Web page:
What we talk about when we talk about Bernie bros.

The Bernie Bro-iest Moment of All Time Happened at a New York City Church Over the Weekend

The Bernie Bro-iest Moment of All Time Happened at a New York City Church Over the Weekend

The XX Factor
What Women Really Think
April 11 2016 11:33 AM

What We Talk About When We Talk About Bernie Bros

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From left: Sarah Leonard, Jonathan Tasini, Kshama Sawant, Brian Lehrer, C. Virginia Fields, and the author at Judson Memorial Church in New York City on Saturday.

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I’ve tried, at least in public, to avoid the term Bernie bro. I understand why the many women and people of color who are supporting Bernie Sanders for president feel erased by it. I can see why lefty white men feel maligned by the implicit suggestion that they are rejecting Hillary Clinton out of sexism rather than idealism.

Michelle Goldberg Michelle Goldberg

Michelle Goldberg is a columnist for Slate and the author, most recently, of The Goddess Pose.

Nevertheless, the term gets at a particular flavor of sneering condescension that some of his acolytes show toward many women—and, I have to assume, many people of color—who are skeptical about Sanders. If you want to see what I am talking about, I invite you to watch this clarifying moment from a proxy debate between Clinton supporters and Sanders supporters that I took part in on Saturday. 

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The event took place at Judson Memorial, a storied radical church on Washington Square, and was hosted by the New York talk radio host Brian Lehrer. About 80 minutes in, C. Virginia Fields, former Manhattan borough president and current president of the National Black Leadership Commission on AIDS, criticized Sanders for his now infamous New York Daily News interview from earlier this month, in which he seemed to have only vague answers about how he proposed to break up large banks. “As a former elected official, if something is the heart and center of your campaign … you at least are expected to have some sense to be able to put forward a plan in leading that discussion,” Fields said.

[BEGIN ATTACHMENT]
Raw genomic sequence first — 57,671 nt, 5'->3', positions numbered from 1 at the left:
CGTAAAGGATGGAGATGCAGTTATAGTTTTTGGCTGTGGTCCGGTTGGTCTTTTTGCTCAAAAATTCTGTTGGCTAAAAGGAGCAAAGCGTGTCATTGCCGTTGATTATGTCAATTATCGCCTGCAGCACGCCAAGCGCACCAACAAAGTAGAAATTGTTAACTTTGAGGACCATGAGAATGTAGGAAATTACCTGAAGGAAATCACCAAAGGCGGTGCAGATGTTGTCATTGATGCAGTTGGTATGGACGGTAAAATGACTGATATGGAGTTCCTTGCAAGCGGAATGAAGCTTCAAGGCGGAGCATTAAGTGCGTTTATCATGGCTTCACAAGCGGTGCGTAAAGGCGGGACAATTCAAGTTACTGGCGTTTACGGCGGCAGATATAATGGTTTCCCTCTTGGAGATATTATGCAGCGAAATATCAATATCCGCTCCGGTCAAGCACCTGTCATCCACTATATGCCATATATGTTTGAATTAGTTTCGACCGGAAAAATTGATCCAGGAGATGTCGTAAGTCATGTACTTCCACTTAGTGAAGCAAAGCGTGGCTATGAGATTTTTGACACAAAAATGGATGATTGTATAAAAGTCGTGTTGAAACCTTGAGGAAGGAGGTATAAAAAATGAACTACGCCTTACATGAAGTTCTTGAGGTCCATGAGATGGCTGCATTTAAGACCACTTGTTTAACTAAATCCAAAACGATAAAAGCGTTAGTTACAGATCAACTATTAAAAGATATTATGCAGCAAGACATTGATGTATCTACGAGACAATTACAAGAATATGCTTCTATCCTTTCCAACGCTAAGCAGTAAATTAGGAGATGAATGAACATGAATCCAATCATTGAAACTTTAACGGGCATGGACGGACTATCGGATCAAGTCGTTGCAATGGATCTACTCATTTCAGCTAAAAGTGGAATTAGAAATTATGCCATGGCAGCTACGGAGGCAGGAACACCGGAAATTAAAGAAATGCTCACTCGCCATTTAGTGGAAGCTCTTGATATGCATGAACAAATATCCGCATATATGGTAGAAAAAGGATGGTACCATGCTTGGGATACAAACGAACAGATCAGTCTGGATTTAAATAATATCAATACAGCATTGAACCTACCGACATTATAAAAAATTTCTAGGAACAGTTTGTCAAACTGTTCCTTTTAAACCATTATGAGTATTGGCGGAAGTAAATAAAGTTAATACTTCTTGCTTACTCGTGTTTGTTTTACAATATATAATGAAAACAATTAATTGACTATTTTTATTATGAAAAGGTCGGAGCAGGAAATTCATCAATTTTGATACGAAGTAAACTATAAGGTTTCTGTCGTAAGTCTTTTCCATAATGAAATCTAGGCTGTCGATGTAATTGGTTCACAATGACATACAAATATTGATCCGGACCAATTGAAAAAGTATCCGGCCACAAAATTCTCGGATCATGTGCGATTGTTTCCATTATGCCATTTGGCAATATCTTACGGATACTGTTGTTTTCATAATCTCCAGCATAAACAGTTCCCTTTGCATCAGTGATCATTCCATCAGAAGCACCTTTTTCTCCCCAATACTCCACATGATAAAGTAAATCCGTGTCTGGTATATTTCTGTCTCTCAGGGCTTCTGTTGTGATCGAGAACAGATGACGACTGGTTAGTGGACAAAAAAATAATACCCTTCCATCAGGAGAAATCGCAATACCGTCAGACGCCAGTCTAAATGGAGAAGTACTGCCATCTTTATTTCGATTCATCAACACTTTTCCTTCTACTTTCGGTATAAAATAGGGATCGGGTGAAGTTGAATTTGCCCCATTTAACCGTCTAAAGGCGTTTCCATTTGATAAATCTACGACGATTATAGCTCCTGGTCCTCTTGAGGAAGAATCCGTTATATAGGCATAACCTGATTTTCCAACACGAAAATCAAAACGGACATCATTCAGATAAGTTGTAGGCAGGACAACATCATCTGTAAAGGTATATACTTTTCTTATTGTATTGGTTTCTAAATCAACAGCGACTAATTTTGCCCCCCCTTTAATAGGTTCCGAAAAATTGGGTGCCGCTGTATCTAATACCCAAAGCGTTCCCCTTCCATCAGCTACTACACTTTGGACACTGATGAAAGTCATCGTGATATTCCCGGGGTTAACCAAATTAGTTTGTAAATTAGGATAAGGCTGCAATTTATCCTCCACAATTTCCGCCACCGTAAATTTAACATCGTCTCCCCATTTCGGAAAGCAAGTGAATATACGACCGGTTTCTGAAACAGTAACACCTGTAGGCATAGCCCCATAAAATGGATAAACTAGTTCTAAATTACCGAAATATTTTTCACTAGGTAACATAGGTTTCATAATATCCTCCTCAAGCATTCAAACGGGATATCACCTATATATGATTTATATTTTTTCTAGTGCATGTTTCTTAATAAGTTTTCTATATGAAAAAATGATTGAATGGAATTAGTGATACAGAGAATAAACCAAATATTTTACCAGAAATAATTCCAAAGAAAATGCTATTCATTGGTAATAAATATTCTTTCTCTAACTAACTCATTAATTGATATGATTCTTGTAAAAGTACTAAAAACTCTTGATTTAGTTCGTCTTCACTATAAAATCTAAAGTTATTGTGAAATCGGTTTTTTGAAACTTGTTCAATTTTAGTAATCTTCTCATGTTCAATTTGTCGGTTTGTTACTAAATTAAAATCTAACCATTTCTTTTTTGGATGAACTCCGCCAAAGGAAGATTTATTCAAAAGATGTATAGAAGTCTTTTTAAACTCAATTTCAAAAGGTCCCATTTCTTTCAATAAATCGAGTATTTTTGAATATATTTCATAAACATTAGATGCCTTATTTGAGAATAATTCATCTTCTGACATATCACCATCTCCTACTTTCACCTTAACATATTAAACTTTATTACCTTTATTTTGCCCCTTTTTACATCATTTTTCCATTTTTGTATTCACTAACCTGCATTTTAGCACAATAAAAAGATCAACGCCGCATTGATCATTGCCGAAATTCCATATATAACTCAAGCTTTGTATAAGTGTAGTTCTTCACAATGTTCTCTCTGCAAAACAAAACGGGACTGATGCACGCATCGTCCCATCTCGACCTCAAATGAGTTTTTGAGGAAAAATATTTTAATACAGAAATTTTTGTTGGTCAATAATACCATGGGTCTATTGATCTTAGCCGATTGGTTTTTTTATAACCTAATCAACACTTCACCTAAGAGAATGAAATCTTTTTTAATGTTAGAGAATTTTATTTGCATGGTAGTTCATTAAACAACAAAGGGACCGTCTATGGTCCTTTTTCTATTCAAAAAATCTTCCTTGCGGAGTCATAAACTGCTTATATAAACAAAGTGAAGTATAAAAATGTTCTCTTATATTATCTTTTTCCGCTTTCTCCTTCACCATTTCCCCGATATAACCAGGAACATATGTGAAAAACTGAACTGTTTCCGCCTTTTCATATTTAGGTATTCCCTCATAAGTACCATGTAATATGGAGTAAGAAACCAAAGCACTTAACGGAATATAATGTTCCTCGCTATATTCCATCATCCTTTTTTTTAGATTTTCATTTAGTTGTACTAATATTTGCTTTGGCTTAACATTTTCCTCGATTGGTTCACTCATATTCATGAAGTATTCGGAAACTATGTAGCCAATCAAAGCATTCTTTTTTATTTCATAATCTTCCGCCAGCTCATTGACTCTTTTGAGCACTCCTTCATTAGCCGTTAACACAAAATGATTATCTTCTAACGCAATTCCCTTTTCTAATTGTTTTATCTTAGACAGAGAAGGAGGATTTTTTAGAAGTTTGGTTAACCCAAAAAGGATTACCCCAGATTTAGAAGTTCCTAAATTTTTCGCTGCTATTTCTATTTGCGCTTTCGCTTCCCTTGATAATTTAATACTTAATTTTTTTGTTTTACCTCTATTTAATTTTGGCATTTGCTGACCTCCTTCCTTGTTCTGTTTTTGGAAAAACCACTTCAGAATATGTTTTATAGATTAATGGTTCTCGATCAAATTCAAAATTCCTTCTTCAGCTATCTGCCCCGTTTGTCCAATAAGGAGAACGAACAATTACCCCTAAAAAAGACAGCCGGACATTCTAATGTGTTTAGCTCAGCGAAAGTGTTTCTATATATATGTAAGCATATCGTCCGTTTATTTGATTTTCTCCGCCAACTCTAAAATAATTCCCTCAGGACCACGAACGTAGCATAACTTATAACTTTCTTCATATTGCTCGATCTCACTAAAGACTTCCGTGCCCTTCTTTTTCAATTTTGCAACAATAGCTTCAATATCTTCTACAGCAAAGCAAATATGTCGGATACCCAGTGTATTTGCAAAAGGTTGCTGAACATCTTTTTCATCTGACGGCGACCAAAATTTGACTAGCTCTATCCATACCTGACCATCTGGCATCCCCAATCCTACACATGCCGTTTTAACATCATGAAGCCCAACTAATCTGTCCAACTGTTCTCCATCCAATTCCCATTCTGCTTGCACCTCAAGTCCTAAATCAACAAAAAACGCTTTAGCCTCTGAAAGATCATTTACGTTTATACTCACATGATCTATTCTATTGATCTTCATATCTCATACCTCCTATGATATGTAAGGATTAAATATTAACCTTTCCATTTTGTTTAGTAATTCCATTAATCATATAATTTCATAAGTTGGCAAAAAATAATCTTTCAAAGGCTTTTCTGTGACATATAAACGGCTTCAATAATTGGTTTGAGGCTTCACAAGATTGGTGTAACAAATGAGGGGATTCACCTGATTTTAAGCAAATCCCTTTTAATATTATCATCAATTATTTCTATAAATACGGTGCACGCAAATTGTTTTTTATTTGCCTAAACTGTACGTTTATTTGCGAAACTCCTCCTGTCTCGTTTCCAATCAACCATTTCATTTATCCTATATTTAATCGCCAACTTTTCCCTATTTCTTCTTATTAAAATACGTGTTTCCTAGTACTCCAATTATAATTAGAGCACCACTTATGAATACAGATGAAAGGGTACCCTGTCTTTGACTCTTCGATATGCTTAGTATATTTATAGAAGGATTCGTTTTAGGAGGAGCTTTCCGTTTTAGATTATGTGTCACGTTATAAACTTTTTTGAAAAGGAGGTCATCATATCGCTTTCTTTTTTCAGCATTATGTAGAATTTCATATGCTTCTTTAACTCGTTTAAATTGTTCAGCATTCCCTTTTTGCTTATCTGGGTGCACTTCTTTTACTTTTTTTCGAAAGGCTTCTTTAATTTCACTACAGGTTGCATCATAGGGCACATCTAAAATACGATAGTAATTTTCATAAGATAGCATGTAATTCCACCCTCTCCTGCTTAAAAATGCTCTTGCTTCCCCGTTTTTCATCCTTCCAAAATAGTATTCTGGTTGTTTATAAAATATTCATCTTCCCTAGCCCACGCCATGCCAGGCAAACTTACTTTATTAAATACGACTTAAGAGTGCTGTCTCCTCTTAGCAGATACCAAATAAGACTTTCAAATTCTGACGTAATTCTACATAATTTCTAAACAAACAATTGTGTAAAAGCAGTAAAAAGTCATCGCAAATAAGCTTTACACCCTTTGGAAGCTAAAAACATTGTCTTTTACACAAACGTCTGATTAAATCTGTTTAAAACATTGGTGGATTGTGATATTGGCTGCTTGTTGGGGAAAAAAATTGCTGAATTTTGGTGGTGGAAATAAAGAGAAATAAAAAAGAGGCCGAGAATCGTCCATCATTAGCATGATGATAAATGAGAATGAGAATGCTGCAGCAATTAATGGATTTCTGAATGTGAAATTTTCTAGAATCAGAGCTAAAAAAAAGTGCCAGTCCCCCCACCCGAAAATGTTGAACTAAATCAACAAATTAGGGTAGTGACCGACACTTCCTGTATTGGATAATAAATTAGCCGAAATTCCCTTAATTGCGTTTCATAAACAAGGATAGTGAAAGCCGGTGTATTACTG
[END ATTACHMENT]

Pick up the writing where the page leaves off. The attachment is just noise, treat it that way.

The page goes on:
Now, there’s a legitimate argument that Sanders’ answers weren’t as bad as some pundits claimed. The Roosevelt Institute’s Mike Konczal defended Sanders’ refusal to offer concrete details, saying, “Breaking up the banks doesn’t require, or even benefit from, describing the specifics of how the banks would end up, either for his plans or for the baby steps Dodd-Frank has already taken.” Jonathan Tasini made a rather less convincing version of this argument, saying, “I don’t actually think a presidential candidate or a president has to get down into the weeds and know those details.”

But when Fields had the temerity to disagree, Tasini wagged his finger at her like she was a dim child and said, “Virginia, you clearly did not read that interview. And, with respect, I don’t think you know anything about the Fed, and you [don’t] know anything about banking.” He added that she wasn’t “comprehending” what Sanders really said. 

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It is hard for me to imagine Tasini speaking that way to a white man. Some might disagree, and there’s probably no way to quantify precise varieties of belittlement. All I can say is that I think many women will recognize it.